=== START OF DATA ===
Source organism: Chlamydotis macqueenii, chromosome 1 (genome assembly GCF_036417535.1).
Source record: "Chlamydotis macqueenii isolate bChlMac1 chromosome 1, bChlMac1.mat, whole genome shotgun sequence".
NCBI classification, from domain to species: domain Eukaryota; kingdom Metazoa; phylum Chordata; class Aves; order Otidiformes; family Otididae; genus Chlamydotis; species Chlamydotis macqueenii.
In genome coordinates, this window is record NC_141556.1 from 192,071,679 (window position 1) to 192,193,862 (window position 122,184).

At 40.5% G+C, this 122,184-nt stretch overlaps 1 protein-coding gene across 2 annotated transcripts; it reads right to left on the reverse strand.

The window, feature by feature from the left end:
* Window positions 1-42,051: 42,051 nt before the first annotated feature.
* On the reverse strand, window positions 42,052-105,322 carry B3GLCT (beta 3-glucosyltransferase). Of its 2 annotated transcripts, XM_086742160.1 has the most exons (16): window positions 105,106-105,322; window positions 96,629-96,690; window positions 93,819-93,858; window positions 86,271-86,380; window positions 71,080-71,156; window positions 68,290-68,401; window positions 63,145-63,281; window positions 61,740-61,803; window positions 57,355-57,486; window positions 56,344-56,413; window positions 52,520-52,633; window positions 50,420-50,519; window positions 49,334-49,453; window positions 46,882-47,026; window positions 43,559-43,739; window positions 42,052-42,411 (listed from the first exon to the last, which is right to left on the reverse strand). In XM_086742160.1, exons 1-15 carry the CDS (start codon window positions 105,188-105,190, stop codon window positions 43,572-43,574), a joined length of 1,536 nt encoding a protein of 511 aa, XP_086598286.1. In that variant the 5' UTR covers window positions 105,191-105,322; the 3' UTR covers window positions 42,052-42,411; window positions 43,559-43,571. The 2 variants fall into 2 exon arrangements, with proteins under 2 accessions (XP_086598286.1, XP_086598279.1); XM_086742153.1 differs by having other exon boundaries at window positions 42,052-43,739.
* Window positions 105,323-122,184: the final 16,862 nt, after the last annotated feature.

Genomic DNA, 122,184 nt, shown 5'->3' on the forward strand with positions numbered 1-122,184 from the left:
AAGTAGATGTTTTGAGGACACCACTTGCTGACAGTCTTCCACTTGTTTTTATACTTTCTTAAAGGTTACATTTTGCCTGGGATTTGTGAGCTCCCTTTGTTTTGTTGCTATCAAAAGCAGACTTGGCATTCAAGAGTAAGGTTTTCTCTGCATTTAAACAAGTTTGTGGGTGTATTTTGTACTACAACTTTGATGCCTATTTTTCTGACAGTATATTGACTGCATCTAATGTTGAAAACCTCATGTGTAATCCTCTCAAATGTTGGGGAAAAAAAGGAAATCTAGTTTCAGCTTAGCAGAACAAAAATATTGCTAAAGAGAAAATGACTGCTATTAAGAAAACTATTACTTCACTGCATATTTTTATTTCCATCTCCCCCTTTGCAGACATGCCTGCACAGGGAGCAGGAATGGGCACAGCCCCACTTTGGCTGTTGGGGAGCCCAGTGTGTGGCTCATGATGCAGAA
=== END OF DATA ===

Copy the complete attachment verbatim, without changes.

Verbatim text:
Source organism: Chlamydotis macqueenii, chromosome 1 (genome assembly GCF_036417535.1).
Source record: "Chlamydotis macqueenii isolate bChlMac1 chromosome 1, bChlMac1.mat, whole genome shotgun sequence".
NCBI classification, from domain to species: domain Eukaryota; kingdom Metazoa; phylum Chordata; class Aves; order Otidiformes; family Otididae; genus Chlamydotis; species Chlamydotis macqueenii.
In genome coordinates, this window is record NC_141556.1 from 192,071,679 (window position 1) to 192,193,862 (window position 122,184).

At 40.5% G+C, this 122,184-nt stretch overlaps 1 protein-coding gene across 2 annotated transcripts; it reads right to left on the reverse strand.

The window, feature by feature from the left end:
* Window positions 1-42,051: 42,051 nt before the first annotated feature.
* On the reverse strand, window positions 42,052-105,322 carry B3GLCT (beta 3-glucosyltransferase). Of its 2 annotated transcripts, XM_086742160.1 has the most exons (16): window positions 105,106-105,322; window positions 96,629-96,690; window positions 93,819-93,858; window positions 86,271-86,380; window positions 71,080-71,156; window positions 68,290-68,401; window positions 63,145-63,281; window positions 61,740-61,803; window positions 57,355-57,486; window positions 56,344-56,413; window positions 52,520-52,633; window positions 50,420-50,519; window positions 49,334-49,453; window positions 46,882-47,026; window positions 43,559-43,739; window positions 42,052-42,411 (listed from the first exon to the last, which is right to left on the reverse strand). In XM_086742160.1, exons 1-15 carry the CDS (start codon window positions 105,188-105,190, stop codon window positions 43,572-43,574), a joined length of 1,536 nt encoding a protein of 511 aa, XP_086598286.1. In that variant the 5' UTR covers window positions 105,191-105,322; the 3' UTR covers window positions 42,052-42,411; window positions 43,559-43,571. The 2 variants fall into 2 exon arrangements, with proteins under 2 accessions (XP_086598286.1, XP_086598279.1); XM_086742153.1 differs by having other exon boundaries at window positions 42,052-43,739.
* Window positions 105,323-122,184: the final 16,862 nt, after the last annotated feature.

Genomic DNA, 122,184 nt, shown 5'->3' on the forward strand with positions numbered 1-122,184 from the left:
AAGTAGATGTTTTGAGGACACCACTTGCTGACAGTCTTCCACTTGTTTTTATACTTTCTTAAAGGTTACATTTTGCCTGGGATTTGTGAGCTCCCTTTGTTTTGTTGCTATCAAAAGCAGACTTGGCATTCAAGAGTAAGGTTTTCTCTGCATTTAAACAAGTTTGTGGGTGTATTTTGTACTACAACTTTGATGCCTATTTTTCTGACAGTATATTGACTGCATCTAATGTTGAAAACCTCATGTGTAATCCTCTCAAATGTTGGGGAAAAAAAGGAAATCTAGTTTCAGCTTAGCAGAACAAAAATATTGCTAAAGAGAAAATGACTGCTATTAAGAAAACTATTACTTCACTGCATATTTTTATTTCCATCTCCCCCTTTGCAGACATGCCTGCACAGGGAGCAGGAATGGGCACAGCCCCACTTTGGCTGTTGGGGAGCCCAGTGTGTGGCTCATGATGCAGAA